Daniel Sturgill, MD completed residency in internal medicine at the Medical College of Wisconsin (MCW) and is presently a fellow in nephrology. He will be joining MCW faculty in the Department of Nephrology in 2018. Dr. Sturgill's research interests include patient reported outcomes in chronic kidney disease, palliative nephrology and ethics in ICU nephrology.
Jo Weis, PhD is an Associate Professor of Psychiatry and Behavioral Health at the Medical College of Wisconsin. Dr. Weis is the Director of Behavioral Medicine for the Palliative Care Program at Froedtert/Medical College of Wisconsin. She collaborates with a multi-disciplinary team of physicians, nurses and a chaplain who administer to palliative care patients and families in both inpatient and outpatient settings. Her research interests include treatment of post-traumatic stress disorder and psychological issues at end of life. She is involved in the education and mentoring of medical students, residents and fellows rotating through palliative medicine. In addition, she mentors psychology doctoral students in their research efforts, clinical endeavors and ongoing professional development.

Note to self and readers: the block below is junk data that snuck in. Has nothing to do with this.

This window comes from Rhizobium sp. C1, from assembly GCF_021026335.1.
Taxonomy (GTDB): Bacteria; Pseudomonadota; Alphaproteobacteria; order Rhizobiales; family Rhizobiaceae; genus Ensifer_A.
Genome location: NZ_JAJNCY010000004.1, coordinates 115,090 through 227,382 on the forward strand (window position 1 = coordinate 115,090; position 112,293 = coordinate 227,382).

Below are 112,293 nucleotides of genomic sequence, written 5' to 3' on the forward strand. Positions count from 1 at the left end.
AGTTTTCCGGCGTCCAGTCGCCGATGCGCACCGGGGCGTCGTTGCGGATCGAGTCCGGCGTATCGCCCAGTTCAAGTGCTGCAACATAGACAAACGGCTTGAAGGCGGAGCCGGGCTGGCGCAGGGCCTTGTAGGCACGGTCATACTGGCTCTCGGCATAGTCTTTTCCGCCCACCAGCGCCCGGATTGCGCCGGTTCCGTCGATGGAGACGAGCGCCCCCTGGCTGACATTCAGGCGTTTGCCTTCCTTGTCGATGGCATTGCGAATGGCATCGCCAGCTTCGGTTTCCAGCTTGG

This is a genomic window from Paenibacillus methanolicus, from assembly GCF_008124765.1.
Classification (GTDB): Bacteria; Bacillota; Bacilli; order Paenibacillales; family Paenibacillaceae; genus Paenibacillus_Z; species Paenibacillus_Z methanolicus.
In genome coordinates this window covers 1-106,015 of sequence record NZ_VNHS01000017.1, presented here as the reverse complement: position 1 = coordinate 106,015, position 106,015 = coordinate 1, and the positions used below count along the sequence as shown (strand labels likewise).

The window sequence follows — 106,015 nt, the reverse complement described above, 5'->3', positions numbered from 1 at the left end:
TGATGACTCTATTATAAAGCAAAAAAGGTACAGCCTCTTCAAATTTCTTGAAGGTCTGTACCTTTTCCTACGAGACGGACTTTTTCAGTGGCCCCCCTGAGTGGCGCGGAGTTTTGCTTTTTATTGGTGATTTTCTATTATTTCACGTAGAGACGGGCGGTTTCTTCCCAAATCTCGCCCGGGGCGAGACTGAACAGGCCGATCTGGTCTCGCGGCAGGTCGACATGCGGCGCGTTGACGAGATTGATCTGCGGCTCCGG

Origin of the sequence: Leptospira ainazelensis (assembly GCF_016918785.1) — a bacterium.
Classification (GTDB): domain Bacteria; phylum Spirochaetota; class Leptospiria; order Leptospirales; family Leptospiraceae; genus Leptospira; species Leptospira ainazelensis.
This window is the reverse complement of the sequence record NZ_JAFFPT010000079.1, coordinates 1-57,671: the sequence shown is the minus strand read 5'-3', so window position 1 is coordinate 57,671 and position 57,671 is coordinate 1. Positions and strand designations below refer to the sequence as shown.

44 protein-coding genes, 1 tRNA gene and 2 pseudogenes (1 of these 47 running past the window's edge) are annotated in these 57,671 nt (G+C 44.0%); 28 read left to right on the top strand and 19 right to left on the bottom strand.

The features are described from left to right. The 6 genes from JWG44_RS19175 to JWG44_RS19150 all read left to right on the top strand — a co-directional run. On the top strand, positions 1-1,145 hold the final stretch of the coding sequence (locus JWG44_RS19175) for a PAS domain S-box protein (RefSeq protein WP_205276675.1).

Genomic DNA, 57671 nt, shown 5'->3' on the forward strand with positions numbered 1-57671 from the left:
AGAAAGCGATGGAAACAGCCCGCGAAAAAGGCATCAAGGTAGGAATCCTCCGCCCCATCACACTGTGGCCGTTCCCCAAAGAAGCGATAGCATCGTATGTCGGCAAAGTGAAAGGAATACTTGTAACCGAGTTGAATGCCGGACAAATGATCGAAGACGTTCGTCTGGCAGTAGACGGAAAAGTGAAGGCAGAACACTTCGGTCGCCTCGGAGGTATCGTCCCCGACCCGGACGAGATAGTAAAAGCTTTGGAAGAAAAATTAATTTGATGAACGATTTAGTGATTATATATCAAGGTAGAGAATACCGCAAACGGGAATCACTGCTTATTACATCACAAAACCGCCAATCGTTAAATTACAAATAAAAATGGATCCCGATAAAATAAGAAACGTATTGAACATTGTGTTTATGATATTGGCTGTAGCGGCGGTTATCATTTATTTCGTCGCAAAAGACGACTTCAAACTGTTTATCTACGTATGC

Krista Wiger, MD is an Assistant Professor in the Department of Hematology and Oncology at the Medical College of Wisconsin where she specializes in the area of inpatient solid oncology as a hospitalist. She completed a combined internal medicine/pediatrics residency at the Medical College of Wisconsin. She has clinical experience in the areas of inpatient medicine, urgent care and palliative care consult. She is board certified in internal medicine, pediatrics and hospice and palliative medicine.
ACCME Accreditation Statement:
The Medical College of Wisconsin is accredited by the Accreditation Council for Continuing Medical Education to provide continuing medical education for physicians.
AMA Credit Designation Statement: